Background: An increasing number of observations in patients with end-stage heart failure suggest that chronic ventricular unloading by mechanical circulatory support may lead to recovery of cardiac function. Tumor necrosis factor-alpha (TNF-alpha) is a proinflammatory cytokine capable of producing pulmonary edema, dilated cardiomyopathy, and death. TNF-alpha is produced in the myocardium in response to volume overload; however, the effects of normalizing ventricular loading conditions on myocardial TNF-alpha expression are not known. We hypothesize that chronic ventricular unloading by the placement of a left ventricular assist device (LVAD) may eliminate the stress responsible for persistent TNF-alpha expression in human failing myocardium.
Methods and results: Myocardial tissue was obtained from normal hearts and from paired samples of 8 patients with nonischemic end-stage cardiomyopathy at the time of LVAD implantation and removal. Tissue sections were stained for TNF-alpha, and quantitative analysis of the stained area was performed. We found that TNF-alpha content decreased significantly after LVAD support. Furthermore, the magnitude of the changes did not correlate with the length of LVAD support, although greater reductions in myocardial TNF-alpha content were found in patients who were successfully weaned off the LVAD who did not require transplantation.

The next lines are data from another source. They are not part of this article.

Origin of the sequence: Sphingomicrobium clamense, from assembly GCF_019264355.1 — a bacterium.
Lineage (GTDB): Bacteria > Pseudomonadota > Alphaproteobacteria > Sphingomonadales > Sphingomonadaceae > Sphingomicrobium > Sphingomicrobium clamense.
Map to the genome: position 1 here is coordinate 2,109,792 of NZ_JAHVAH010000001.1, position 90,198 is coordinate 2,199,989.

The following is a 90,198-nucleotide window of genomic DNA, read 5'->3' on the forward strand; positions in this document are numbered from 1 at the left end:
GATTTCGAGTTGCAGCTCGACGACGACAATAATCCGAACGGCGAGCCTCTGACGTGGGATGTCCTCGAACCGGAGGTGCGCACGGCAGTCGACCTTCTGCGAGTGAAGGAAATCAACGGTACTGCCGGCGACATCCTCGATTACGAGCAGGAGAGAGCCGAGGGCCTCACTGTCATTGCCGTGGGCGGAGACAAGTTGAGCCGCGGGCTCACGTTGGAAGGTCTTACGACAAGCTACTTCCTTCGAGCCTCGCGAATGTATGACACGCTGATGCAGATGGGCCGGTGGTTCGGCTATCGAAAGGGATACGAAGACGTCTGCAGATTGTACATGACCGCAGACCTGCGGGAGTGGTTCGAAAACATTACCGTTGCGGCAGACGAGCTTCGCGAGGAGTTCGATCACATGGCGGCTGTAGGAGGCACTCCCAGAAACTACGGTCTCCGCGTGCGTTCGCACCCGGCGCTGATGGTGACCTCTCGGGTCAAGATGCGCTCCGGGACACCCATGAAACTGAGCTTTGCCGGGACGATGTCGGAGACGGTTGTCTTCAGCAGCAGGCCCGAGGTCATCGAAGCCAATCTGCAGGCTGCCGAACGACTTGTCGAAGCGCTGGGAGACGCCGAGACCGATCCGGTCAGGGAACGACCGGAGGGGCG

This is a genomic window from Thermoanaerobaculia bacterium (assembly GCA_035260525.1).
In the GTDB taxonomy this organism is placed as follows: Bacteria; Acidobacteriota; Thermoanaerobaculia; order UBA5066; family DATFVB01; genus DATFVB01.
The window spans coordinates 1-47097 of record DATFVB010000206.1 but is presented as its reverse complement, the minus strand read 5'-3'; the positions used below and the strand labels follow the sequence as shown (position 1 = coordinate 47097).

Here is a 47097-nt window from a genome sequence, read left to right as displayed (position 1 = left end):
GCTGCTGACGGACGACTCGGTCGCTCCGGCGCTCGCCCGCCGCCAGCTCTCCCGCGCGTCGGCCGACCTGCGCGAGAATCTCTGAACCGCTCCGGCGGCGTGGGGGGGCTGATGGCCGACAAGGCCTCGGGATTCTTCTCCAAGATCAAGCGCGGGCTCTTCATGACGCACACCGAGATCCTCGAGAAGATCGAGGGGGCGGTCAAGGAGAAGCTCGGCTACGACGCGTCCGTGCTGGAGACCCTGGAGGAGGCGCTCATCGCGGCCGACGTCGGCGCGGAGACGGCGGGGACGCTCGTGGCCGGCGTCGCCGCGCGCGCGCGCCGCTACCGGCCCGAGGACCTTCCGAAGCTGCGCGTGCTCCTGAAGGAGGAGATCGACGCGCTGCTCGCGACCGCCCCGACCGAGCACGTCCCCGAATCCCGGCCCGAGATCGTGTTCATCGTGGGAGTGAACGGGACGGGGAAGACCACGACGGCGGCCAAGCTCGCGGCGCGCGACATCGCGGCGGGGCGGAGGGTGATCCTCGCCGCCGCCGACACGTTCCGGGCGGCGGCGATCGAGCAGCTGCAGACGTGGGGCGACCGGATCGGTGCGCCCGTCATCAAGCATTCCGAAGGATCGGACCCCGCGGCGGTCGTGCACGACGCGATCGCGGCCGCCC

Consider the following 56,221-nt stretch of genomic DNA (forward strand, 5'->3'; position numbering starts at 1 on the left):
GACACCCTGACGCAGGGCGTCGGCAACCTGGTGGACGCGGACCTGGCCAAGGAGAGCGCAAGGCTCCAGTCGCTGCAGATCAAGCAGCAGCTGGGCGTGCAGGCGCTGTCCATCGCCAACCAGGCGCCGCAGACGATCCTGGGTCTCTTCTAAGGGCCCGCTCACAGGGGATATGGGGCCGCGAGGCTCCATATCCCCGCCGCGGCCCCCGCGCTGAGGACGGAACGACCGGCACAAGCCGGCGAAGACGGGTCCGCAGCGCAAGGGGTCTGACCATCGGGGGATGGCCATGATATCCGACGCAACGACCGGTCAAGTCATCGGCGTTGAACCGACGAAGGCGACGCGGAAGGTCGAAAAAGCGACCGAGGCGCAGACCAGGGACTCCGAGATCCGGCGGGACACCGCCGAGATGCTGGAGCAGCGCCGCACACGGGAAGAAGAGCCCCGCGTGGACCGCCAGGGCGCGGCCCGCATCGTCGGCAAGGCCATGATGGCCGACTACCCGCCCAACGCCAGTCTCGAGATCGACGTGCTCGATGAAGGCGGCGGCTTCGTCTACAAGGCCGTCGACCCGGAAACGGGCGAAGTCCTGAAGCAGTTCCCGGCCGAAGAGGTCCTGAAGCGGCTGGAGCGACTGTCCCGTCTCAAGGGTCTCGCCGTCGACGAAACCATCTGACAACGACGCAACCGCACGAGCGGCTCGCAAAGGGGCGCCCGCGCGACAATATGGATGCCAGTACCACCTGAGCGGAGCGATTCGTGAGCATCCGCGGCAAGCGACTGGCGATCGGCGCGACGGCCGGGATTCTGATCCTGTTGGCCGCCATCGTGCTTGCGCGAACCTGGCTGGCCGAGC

Conclusions: These data show for the first time that chronic mechanical circulatory assistance decreases TNF-alpha content in failing myocardium; furthermore, we suggest that the magnitude of the change may predict which patients will recover cardiac function.